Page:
Avastin has also been associated with several other serious and potentially life-threatening side effects including the risk of stroke, wound healing complications, organ damage or failure; and the development of a neurological condition called reversible posterior leukoencephalopathy syndrome (RPLS), characterized by high blood pressure, headaches, confusion, seizures, and vision loss from swelling of the brain.
On the basis of all available data relating to the use of Avastin to treat metastatic breast cancer, the agency has determined that the risks of the drug outweigh the benefits for this use.
FDA is open to working with Genentech on any proposals to conduct additional studies of Avastin in patients with metastatic breast cancer designed to identify a population of patients in which the drug’s benefits exceed the risks.
Gayle Lewis, Esquire
J. Painter, Nature Genetics, December 2010
December 14, 2010 – Women with one of two genetic variants may be more likely to develop endometriosis, according to a new study that may offer new clues about the cause of the mysterious condition.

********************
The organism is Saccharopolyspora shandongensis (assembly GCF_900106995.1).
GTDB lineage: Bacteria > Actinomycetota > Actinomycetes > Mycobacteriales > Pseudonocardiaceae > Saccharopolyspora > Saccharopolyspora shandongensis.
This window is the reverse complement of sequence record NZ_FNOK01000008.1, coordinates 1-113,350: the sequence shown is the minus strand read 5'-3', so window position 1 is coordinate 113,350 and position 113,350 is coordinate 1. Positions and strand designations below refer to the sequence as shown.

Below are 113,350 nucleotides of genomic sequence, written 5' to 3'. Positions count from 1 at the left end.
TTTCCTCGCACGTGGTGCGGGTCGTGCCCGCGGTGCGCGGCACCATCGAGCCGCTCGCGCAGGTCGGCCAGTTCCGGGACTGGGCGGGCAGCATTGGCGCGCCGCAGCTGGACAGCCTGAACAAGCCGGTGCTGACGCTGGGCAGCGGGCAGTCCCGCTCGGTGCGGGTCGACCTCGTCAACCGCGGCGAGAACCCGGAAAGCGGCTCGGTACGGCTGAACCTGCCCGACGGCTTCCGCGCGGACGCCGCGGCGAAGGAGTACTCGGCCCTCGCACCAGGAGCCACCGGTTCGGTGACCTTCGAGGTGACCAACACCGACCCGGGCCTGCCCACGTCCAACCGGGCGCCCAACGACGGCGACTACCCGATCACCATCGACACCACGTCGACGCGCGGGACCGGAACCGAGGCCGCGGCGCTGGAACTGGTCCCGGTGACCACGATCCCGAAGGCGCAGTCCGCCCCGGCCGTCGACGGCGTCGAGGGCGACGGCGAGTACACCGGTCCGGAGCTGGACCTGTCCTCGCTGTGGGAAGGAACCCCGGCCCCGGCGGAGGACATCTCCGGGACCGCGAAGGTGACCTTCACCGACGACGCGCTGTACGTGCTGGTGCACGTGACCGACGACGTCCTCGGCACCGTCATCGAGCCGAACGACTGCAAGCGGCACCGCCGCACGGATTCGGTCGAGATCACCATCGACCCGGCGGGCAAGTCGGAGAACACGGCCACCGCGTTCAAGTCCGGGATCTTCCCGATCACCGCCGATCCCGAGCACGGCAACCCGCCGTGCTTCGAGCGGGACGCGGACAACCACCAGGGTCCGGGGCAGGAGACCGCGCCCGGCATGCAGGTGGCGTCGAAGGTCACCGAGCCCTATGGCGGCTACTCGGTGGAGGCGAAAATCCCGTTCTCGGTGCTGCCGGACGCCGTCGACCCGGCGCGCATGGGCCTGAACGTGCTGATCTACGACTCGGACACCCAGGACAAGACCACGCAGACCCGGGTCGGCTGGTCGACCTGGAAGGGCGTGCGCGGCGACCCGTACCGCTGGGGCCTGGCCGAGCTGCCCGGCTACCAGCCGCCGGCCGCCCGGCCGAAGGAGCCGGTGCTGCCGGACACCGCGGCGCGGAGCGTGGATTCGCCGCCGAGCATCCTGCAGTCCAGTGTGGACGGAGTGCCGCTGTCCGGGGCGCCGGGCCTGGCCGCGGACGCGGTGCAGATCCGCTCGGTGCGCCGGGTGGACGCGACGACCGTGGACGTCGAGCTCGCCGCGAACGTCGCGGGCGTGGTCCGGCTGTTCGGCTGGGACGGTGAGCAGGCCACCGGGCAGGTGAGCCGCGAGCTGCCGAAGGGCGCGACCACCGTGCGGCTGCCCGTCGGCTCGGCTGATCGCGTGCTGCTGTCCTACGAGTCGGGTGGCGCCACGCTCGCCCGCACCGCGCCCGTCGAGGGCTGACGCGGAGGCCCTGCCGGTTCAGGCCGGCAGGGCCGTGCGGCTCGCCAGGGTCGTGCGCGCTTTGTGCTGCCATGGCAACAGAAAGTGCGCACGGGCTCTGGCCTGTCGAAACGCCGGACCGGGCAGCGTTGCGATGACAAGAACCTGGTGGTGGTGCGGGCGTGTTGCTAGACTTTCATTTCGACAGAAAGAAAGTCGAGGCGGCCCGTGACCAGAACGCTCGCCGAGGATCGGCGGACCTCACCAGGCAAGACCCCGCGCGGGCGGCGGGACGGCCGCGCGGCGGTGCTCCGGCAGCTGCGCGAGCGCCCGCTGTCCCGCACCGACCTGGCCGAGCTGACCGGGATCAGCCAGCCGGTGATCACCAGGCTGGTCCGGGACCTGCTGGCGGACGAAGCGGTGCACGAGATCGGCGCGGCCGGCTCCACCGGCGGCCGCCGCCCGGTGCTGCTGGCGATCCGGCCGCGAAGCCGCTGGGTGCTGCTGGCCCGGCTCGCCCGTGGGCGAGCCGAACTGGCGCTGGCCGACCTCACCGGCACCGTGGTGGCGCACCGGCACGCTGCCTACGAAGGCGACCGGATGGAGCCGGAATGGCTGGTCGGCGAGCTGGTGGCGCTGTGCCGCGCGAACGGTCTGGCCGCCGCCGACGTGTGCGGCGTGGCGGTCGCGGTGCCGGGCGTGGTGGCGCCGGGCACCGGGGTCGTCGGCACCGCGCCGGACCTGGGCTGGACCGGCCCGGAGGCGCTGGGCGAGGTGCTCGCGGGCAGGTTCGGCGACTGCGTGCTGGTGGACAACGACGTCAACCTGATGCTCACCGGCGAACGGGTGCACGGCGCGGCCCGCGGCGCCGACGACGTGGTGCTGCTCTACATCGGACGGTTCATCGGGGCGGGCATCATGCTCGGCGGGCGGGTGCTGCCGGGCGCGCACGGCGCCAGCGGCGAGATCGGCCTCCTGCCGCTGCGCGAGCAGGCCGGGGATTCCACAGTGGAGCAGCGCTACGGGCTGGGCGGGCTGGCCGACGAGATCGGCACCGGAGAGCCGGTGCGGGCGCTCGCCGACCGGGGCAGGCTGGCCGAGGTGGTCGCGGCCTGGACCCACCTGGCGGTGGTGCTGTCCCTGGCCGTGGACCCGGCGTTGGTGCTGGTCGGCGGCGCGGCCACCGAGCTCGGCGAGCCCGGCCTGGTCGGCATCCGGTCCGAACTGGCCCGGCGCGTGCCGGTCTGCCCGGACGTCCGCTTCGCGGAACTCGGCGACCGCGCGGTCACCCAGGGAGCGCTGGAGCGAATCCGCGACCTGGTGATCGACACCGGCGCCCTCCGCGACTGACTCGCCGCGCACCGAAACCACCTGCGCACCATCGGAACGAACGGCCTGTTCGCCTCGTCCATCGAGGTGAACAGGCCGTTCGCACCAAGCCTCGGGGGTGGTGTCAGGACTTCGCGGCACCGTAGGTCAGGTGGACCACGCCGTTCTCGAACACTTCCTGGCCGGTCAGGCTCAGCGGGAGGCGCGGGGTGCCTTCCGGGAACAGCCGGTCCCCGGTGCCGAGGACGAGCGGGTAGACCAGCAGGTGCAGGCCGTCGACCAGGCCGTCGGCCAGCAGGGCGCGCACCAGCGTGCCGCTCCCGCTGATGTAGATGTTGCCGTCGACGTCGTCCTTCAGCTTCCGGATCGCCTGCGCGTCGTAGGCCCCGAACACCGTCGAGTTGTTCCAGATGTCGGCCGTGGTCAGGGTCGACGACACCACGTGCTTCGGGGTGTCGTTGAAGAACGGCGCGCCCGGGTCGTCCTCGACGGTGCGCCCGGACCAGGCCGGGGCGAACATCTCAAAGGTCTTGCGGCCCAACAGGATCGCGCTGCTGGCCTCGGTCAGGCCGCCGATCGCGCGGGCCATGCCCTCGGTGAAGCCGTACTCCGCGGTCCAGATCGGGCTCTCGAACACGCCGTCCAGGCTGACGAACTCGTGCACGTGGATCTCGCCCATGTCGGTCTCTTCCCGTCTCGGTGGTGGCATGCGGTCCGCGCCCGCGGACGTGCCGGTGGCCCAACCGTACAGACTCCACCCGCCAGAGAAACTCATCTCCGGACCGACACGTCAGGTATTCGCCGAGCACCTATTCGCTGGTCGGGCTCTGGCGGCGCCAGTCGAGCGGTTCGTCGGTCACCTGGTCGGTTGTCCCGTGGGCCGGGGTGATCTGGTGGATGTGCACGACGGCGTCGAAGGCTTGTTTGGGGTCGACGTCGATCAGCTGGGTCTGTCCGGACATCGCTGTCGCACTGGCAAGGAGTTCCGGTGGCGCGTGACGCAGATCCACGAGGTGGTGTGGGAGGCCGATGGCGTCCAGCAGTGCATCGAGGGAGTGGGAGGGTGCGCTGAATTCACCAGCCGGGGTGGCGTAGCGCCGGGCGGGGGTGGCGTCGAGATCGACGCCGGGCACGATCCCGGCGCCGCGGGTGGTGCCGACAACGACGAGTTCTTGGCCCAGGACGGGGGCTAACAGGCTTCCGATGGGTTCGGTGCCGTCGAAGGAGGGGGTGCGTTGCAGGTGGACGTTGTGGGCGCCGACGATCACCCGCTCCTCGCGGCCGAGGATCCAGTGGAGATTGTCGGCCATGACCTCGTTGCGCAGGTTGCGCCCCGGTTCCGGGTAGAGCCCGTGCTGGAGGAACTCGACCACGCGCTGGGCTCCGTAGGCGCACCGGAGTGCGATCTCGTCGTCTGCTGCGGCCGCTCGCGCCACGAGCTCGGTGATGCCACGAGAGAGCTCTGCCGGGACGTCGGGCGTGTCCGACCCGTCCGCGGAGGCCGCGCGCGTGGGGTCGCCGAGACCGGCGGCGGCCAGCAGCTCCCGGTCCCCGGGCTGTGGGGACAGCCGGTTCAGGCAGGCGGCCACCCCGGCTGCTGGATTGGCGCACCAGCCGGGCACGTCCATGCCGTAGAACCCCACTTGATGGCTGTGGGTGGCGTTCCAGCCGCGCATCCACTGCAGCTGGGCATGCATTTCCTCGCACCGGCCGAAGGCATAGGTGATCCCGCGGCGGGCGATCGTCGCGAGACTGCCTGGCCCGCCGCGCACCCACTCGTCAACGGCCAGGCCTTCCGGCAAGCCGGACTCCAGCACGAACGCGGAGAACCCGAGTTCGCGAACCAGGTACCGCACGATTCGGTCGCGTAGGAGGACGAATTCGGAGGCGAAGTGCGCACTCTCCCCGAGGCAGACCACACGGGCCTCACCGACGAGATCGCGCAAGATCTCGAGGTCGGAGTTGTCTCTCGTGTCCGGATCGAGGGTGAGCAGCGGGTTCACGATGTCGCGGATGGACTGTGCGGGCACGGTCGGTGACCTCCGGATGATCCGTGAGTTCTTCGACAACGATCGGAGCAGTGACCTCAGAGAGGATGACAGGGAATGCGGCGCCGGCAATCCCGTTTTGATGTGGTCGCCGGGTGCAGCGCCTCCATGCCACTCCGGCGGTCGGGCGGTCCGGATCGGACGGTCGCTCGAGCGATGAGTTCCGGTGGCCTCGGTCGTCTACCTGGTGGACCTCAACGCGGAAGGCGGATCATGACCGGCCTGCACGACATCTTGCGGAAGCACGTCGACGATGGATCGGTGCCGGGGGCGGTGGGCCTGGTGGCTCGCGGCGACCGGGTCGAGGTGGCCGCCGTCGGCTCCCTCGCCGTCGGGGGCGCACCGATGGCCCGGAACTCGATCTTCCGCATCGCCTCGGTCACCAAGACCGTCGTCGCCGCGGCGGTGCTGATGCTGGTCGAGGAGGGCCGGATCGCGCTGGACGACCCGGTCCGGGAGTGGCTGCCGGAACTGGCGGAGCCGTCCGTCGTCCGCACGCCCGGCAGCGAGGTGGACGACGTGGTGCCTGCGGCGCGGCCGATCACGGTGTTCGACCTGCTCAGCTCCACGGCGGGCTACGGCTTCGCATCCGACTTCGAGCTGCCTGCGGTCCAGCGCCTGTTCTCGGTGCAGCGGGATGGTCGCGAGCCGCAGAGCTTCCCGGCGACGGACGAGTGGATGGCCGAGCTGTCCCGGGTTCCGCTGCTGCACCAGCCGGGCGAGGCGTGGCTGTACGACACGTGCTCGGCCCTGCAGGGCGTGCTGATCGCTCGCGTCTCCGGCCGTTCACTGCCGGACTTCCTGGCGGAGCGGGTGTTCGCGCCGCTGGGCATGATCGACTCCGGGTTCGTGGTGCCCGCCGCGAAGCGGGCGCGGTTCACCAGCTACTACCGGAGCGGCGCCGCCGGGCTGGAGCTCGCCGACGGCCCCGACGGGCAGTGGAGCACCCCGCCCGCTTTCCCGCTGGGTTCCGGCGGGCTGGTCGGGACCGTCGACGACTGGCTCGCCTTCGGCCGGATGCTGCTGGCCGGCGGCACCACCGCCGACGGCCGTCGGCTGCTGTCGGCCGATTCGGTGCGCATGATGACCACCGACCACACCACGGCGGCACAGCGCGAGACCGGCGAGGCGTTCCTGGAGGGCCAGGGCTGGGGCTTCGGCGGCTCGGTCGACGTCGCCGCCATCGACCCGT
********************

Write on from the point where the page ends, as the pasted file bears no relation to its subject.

Researchers say it’s the first study to show a genetic link to the disorder that affects between 6% and 10% of women of childbearing age.
Endometriosis is the abnormal growth of cells similar to those found inside the uterus on other areas of the body, such as the ovaries and bowel. The growths can lead to inflammation, pelvic pain, painful menstrual periods, and infertility in some women.
“We’ve known for some time that endometriosis is heritable, but until now we have been unable to find any robust genetic variants that influence a women’s risk of developing the disease,” researcher Krina Zondervan, a Wellcome Trust Research Career Development Fellow at the University of Oxford in England, says in a news release.
“Our study is a breakthrough because it provides the first strong evidence that variations in DNA make some women more likely to develop endometriosis,” Zondervan says. “We now need to understand the effect of these variations on cells and molecules in the body.”